Constituency-sized AI congress?

post by Nathan Helm-Burger (nathan-helm-burger) · 2024-02-09T16:01:09.592Z · LW · GW · 1 comment

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    4 Zac Hatfield-Dodds
    4 Gerald Monroe
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I just had the idea for a constituency-sized AI congress. Each member of the constituency would have their personal debate agent trained on their preferences and values. The agents would debate tirelessly at superhuman speed to develop proposals which represented the best available win-win compromises given the issues on the table.

The final proposals after a set amount of debate would be presented to the constituency and voted on.

I haven't researched this yet or thought about it for long. I'd love for your feedback on the idea and links to related work.

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answer by Zac Hatfield-Dodds · 2024-02-11T07:11:25.846Z · LW(p) · GW(p)

I think there's a lot of interesting potential in such ideas - but that this isn't ambitious enough! Democracy isn't just about compromising on the issues on the table; the best forms involve learning more and perhaps changing our minds... as well as, yes, trying to find creative win-win outcomes that everyone can at least accept.

I think that trying to improve democracy with better voting systems is fairly similar to trying to improve the economy with better price and capital-allocation sytems. In both cases, there have been enormous advances since the mid-1800s; in both there's a realistic prospect of modern computers enabling wildly better-than-historical systems; and in both cases it focuses effort on a technical subproblem which not sufficient and maybe not even necessary. (and also there's the spectre of communism in Europe haunting both)

A few bodies of thought and work on this that I like:

But as usual, the hard and valuable part is the doing!

comment by Nathan Helm-Burger (nathan-helm-burger) · 2024-02-13T17:48:46.936Z · LW(p) · GW(p)

Yes, I agree that this is at best just one piece of the puzzle. I have a doc collecting ideas here: Governance and Epistemics resources

answer by Gerald Monroe · 2024-02-10T07:17:06.724Z · LW(p) · GW(p)

I think there are a couple of interesting elements here.

  1. Acknowledging that the individual AI representatives will act on preferences/values, there will be many situations where the optimal move is not what an individual person believes should be done.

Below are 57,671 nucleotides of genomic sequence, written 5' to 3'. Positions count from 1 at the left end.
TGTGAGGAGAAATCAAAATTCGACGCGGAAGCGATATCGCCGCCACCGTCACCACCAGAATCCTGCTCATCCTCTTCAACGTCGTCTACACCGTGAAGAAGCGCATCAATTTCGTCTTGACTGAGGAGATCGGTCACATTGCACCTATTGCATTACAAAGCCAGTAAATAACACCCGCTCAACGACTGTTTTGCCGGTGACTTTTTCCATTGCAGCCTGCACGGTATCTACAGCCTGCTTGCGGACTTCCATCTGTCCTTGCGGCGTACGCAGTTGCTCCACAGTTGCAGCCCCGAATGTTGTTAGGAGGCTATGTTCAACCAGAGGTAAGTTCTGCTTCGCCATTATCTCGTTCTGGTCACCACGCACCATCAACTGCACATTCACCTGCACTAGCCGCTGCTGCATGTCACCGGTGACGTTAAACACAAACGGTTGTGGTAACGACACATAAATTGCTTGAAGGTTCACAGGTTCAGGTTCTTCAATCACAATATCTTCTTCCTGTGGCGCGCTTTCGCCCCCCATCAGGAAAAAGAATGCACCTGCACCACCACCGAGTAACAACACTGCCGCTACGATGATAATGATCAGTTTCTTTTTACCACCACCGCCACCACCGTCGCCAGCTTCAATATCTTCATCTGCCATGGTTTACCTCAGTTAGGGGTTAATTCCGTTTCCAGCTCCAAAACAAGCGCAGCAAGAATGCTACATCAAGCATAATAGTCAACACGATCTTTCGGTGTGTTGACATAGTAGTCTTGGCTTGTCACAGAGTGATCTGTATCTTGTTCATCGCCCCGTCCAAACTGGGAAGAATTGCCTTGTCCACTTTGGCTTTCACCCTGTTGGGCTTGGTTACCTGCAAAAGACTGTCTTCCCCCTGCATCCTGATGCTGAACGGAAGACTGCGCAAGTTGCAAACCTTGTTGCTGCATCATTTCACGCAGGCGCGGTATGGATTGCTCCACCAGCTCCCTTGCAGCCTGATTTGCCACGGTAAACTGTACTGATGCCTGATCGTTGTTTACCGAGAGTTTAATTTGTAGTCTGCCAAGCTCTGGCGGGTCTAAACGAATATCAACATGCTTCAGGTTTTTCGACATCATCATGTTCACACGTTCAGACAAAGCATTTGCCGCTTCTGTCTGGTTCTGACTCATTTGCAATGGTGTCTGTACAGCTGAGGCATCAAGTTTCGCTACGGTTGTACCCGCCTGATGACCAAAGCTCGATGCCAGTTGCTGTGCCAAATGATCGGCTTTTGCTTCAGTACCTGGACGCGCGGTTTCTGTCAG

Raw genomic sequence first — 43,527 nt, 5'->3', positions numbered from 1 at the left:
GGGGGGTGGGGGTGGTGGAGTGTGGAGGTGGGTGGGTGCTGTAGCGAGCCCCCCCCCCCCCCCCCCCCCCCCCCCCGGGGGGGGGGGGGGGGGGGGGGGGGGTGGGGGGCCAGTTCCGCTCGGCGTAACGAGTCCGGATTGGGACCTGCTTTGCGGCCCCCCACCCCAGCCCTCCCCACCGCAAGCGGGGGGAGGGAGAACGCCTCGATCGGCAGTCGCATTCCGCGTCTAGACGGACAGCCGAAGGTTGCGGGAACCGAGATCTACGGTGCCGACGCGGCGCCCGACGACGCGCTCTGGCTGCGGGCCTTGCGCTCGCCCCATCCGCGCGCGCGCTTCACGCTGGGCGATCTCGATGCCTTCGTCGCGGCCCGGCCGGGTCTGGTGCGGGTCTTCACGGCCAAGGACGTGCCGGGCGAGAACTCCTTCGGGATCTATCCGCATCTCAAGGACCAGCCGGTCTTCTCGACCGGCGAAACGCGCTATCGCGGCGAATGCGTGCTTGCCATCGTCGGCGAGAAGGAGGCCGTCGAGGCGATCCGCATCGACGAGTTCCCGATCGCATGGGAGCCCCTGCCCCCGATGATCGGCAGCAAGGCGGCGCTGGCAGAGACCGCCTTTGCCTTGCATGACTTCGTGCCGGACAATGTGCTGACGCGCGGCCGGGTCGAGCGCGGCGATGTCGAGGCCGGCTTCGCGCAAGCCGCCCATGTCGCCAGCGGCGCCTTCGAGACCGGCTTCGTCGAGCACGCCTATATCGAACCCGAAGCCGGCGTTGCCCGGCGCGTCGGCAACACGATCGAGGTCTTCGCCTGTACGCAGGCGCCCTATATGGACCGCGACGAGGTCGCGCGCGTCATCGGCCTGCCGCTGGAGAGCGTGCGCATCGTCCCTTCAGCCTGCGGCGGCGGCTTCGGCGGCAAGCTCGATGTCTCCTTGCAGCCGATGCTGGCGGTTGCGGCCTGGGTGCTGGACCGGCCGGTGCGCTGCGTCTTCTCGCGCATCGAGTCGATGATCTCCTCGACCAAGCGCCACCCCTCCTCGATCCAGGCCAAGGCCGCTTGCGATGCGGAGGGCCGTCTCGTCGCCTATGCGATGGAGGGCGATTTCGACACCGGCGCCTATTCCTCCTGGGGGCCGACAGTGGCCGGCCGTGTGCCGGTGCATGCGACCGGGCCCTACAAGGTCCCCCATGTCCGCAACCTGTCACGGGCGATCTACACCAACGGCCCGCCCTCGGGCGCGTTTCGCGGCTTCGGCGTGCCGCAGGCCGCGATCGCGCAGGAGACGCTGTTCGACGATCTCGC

Take a simple example. A large part (basically all?) of the US population wants cheap housing to be available, and for elite housing to be built in a value maximizing way (aka the elite want to get their money's worth). Yet a common preference is "no new housing built near me, where the noise/traffic/sight will affect me. And "building new luxury housing won't lower the market price for housing because demand is infinite". "Also I don't like seeing homeless people ".

What a person claims to want is opposed to how they want the government to act.

This also will make it difficult to audit ones AI representative. Decisions will become extremely complex negotiations.

  1. If a single person's only voice is a vote, then for most issues the preferences of most voters don't matter. They can be ignored on the margin. This is because current democracy "bundles" decisions. Perhaps you had in mind a direct democracy where a person's ai representative votes on every decision.

If you can separate the how from the what, I wonder what people actually disagree on. An enormous amount of political conflicts seem to be disputes over the how, where people cannot agree on what policy has the highest probability of achieving a goal.

This is essentially just human ignorance: given a common data set about the world, you cannot agree to disagree: there is exactly one optimal policy using the rational policy that at that instant in time which has the highest EV (measured by back testing etc)

comment by Nathan Helm-Burger (nathan-helm-burger) · 2024-02-10T16:48:48.585Z · LW(p) · GW(p)

Very good points. Yes, I was imagining that this would enable a direct democracy style system, with less dependence on elected representatives and less bundling of issues. I was also imagining that it could be tested to see what the theoretical outcomes would have been. And tried out on small politically polarized groups.

The difficulty of auditing is a tricky one. But since people will have control over their own agent, they can instruct their agent to be more blunt and less strategic if they want.

I think separating the how from the what is tricky. I think futarchy is one of the few proposals I've heard to potentially help with this. I think having a congress of AI agents all based on the same LLM, differing only in the complex prompt they have been given, at least reduces the problem of intelligence differentials. I imagine the prompt is generated by an automated process of the user answering a long series of questions about their values. Then users can opt to add additional specifications such as the directive to be blunt for easier auditing. But only via a process of dialogue with the agent and automatic summarization of the dialogue, so that it would be harder to do weird prompt engineering stuff.

I do think that even once you've gotten past the problem of how to focus on the what, you will find at least some remaining disagreements. Different fundamental values between different people.

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comment by Shankar Sivarajan (shankar-sivarajan) · 2024-02-09T21:36:38.631Z · LW(p) · GW(p)

Are you trying make plebiscites work with AI? Interesting idea.